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Hong Kong's Artsy, Jewel Box Boutique Hotel

J Plus Hotel by YOO

Photo Credit: J Plus Hotel by YOO

It was a telling sign that the concierge at the J Plus Hotel by YOO in Hong Kong offered to wait outside its doors to wave us down so we wouldn't miss it (which we did anyway, three times.)

J Plus Hotel by YOO
Photo Credit: J Plus Hotel by YOO

After all, this artsy jewel box of a hotel is intentionally sequestered away on a side street in Causeway Bay, which happens to be one of Hong Kong's most vibrant and bustling areas. That said, once you locate its sleek black entrance, you will feel like you have stepped into an upscale lodging in Manhattan, or Seattle, or Copenhagen even. It is hip and urban, filled with bold art, a world away in sensibility from the classically pristine marquee hotels (Conrad, Island Shangri-La, Ritz-Carlton) that anchor this sophisticated former British territory.

J Plus Hotel by YOO—which underwent a significant revamp in 2014—is one of a cluster of modern luxe YOO hotels around the world; the others are in Rio de Janeiro, Boracay in the Philippines, Phuket and in Thailand, Bali and in the British Cotswolds. The imprint of visionary French designer Philippe Starck is all over the award-winning 56-room, 23-story hotel. Take for example, the cheeky seating in the lobby, where guests will find a chair vaguely reminiscent of a rickshaw, another shaped like an outstretched hand, with vivid primary colors and swirls of graffiti throughout.

J Plus Hotel by YOO
Photo Credit: Kavita Daswani

But the very definite aesthetic is not the main reason leisure travelers from all over the world stay here (on our recent visit, we heard a cacophony of European languages). More so, it is the convenience: access to the admirably efficient Mass Transit Railway (MTR) is a three minute walk away; in the immediate vicinity are late night noodle shops, a popular vegetable market, an American steak house, a natural frozen yogurt place. Keep walking, and you'll end up at popular shopping centers like Times Square, home to major brands like Chanel and Salvatore Ferragamo. Also nearby is Lee Theater, a former Beaux Arts-style cinema and performing arts venue that was gutted to build an entertainment and retail venue, where must-visits include a flagship store for MUJI, the vastly popular Japanese lifestyle brand that is often likened to Swedish behemoth Ikea.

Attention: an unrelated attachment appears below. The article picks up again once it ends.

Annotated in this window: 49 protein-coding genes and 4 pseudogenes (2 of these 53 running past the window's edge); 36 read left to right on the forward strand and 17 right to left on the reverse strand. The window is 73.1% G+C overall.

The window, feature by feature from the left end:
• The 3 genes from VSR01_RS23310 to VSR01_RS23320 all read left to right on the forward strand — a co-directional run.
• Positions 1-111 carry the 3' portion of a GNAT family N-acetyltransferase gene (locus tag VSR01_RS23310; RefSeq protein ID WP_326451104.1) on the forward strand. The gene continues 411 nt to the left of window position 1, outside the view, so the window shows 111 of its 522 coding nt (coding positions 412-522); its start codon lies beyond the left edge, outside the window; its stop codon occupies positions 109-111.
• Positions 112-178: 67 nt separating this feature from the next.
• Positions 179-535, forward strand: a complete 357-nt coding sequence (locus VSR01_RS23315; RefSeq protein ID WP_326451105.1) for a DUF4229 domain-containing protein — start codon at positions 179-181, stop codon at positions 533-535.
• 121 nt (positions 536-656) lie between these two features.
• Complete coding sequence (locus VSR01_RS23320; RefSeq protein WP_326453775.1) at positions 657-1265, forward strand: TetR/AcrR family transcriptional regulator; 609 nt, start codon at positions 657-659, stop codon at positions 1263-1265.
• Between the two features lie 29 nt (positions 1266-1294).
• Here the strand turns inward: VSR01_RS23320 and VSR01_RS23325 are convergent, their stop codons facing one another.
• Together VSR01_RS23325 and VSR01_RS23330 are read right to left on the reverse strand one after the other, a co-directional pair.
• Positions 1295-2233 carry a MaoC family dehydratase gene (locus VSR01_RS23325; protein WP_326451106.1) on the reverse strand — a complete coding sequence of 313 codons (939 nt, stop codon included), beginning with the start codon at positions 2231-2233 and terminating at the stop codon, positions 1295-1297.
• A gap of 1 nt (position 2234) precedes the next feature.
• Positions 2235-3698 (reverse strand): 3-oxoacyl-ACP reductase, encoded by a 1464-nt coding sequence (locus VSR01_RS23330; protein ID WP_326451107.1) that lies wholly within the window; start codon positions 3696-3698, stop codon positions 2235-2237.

I was in Hong Kong in early April with my husband and two tween/teen sons to reconnect with family. It is the place of my birth and upbringing—I lived there 'til well into my 30s. Every time I return, the rapid changes to the city surprise me: if on a trip to Hong Kong you love a restaurant or cafe or bar, enjoy it as much as you can: it's likely on your next trip, it will be gone.

J Plus Hotel by YOO
Photo Credit: Kavita Daswani

A stay here suited us perfectly: the 780-square-foot suites are spacious enough for families, a rare thing in this dense city. In addition to a separate bedroom with a queen bed, we had a fully equipped kitchenette, living area, a dining table that sat four; the hotel had set up a pair of slender beds for the boys behind a gauzy white curtain at one end of the living space.

Given the narrow footprint of the building, don't expect a plethora of facilities: the small gym has a couple of machines, a yoga mat, a Bosu ball. The hotel has no official restaurant or coffee shop. But it does keep its guests fed. Included in every stay is the continental breakfast spread: pastries, cold cuts and cheeses, juices, boiled eggs, arrayed on a slab of a white marble table in the lobby. After breakfast is cleared, staffers leave refreshments like mini-muffins out all day, alongside the espresso machine and tea offerings. Come 6 p.m., help yourself to complimentary wine. A number of the trendy eateries nearby will also gladly deliver.

J Plus Hotel by YOO
Photo Credit: Kavita Daswani

It's this sort of welcoming accessibility that appears to be increasingly important for even high-end travelers. The outdoor 'Chill' lounge on the second floor might be a great place to lounge, but adjacent to it is a quartet of washer-dryers for guests who want to discreetly do their own laundry: a boon in a city where it can cost $12 to a launder a pair of underpants at a posh hotel. Also, don't worry about those exorbitant roaming charges: upon check-in, the concierge will hand over a Wi-Fi enabled phone with a local number for use while in town. Not only is the use of it complimentary, but so are calls to a number of countries (the US being among them).

Rooms start at around USD $150

Kavita Daswani

Kavita Daswani is a Los Angeles-based journalist for a number for US and international publications, among them the Los Angeles Times, the South China Morning Post and Conde Nast Traveller and Vogue India. She loves the versatility of being a feature writer - a typical week might see her interviewing Hugh Jackman, attending a perfume launch or reviewing a hip-hop dance fitness class. She i...(Read More)

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